A further £140,000 will be spent expanding Perth and Kinross Council’s controversial brown bin tax, it has emerged.
The local authority introduced a £25 charge for garden waste collection earlier this year.
So far, 34,790 homes have bought permits, raking in nearly £870,000.
But more than 1,600 people have signed a petition urging the council to scrap the scheme. They claim that it will actually harm the environment, with people who don’t want to pay using their own cars to dispose of the waste.
In February, councillors voted to increase the charge to £35 over three years.
Now the council has issued a contract to extend the scheme.
It is looking for a company to supply and design permits to homes throughout the region.
London firm Euro Label Printers won the £53,000 contract for the first year of the campaign.
According to the contract paper, companies are encouraged to bid for “the supply of garden waste permit, including design, print, packing and mailing to residents across the Perth and Kinross area.
“The contract requirement follows a successful year one roll-out of the scheme.”
Companies have until August 9 to apply for the job.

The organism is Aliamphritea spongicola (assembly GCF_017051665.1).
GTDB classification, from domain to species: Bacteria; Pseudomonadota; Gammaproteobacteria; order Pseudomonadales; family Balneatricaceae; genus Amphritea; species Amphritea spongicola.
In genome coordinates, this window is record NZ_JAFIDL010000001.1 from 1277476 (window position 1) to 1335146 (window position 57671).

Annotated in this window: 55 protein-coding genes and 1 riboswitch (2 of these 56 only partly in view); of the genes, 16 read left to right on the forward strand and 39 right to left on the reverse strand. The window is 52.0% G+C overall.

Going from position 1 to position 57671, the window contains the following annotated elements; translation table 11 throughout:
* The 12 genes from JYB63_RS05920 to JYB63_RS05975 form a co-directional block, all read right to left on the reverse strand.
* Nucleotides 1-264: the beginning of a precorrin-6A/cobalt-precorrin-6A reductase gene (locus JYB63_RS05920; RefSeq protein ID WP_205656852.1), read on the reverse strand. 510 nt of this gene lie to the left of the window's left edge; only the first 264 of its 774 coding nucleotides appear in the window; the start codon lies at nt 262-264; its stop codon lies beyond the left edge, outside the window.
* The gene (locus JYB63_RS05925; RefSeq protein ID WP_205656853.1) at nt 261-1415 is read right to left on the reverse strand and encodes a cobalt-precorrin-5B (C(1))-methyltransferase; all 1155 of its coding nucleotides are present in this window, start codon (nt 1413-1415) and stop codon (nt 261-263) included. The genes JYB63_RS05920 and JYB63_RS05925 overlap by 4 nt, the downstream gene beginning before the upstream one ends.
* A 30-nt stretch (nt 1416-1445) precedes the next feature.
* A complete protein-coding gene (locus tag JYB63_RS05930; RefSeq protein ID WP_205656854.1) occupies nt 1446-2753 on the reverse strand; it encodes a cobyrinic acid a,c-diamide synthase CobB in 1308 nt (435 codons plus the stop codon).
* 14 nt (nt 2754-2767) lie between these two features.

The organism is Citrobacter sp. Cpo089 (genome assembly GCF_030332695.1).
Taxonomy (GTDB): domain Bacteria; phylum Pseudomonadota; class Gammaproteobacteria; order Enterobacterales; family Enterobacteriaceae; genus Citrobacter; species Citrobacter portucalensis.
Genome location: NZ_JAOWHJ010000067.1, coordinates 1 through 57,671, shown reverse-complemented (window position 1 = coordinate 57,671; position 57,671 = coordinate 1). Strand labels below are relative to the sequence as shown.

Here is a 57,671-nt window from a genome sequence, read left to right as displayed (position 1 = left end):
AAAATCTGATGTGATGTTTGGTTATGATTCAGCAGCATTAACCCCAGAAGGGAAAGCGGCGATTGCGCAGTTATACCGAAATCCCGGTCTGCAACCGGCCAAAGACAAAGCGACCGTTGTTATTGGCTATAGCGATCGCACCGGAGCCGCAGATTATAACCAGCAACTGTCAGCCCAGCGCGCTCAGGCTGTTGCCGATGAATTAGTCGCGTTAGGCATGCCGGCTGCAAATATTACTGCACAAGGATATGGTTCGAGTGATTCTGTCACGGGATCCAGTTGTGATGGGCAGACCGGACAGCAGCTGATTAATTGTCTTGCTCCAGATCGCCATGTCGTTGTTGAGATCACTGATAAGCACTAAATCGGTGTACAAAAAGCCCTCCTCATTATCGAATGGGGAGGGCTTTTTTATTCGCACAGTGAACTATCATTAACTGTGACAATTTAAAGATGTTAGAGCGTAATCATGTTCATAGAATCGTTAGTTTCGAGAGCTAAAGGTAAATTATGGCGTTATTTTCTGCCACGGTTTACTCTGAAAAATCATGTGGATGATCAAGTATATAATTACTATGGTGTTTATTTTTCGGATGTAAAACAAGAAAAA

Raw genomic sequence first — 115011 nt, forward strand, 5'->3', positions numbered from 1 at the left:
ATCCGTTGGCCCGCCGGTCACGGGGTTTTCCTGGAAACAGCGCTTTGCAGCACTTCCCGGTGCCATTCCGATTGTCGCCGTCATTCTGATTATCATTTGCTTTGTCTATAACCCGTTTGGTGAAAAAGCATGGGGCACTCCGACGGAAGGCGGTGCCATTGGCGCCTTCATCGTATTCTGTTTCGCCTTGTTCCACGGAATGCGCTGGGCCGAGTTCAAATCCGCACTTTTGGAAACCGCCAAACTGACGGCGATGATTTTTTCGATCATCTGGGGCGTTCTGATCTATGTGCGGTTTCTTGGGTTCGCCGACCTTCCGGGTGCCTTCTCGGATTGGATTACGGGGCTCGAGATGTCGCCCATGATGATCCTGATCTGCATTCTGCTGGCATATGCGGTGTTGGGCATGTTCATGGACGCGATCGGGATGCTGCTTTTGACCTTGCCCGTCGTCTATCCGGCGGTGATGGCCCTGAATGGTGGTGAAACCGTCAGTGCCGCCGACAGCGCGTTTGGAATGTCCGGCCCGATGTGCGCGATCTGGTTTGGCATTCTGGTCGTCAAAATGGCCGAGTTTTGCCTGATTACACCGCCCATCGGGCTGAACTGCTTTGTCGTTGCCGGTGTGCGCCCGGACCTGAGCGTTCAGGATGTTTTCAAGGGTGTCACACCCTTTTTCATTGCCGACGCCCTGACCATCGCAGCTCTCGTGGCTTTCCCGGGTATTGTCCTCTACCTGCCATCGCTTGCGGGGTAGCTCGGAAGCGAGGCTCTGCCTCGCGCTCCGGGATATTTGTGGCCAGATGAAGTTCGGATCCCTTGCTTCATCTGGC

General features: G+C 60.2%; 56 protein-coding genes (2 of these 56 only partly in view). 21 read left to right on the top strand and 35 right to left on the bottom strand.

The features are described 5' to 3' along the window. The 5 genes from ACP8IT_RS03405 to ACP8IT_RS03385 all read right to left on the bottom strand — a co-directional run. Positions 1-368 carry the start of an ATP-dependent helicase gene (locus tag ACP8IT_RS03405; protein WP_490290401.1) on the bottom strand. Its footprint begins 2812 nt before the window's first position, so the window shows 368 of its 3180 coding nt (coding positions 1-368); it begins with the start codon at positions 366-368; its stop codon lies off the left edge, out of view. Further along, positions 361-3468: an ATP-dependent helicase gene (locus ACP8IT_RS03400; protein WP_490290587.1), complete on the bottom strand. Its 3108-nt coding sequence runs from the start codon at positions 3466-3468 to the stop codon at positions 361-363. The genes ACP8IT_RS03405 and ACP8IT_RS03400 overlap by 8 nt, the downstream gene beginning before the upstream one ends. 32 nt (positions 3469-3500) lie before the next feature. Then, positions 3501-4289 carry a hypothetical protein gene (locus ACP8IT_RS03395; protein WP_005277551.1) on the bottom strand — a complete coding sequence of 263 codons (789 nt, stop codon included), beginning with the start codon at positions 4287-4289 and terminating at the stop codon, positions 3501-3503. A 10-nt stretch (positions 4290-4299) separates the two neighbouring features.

Perth and North Perthshire MP Pete Wishart, a critic of the scheme, said: “I am certain that the taxpayers of Perth and Kinross will not be pleased to see further money being spent administering a bin tax which was so excruciatingly unpopular in the first place.
“To add insult to injury, the Tory administration have already agreed that the fee for garden waste pick up will rise year on year.”
The new charge was particularly unpopular among people in North Muirton, who have had to mow mow local authority-owned land outside their homes after the council stopped a fortnightly grass-cutting service.
A council spokesman said: “Perth and Kinross Council follows EU procurement rules and the national procurement regulations for all our procurement activities to ensure that we deliver ‘best value’ services to our communities. ”
Similar schemes have been introduced by local authorities across the country.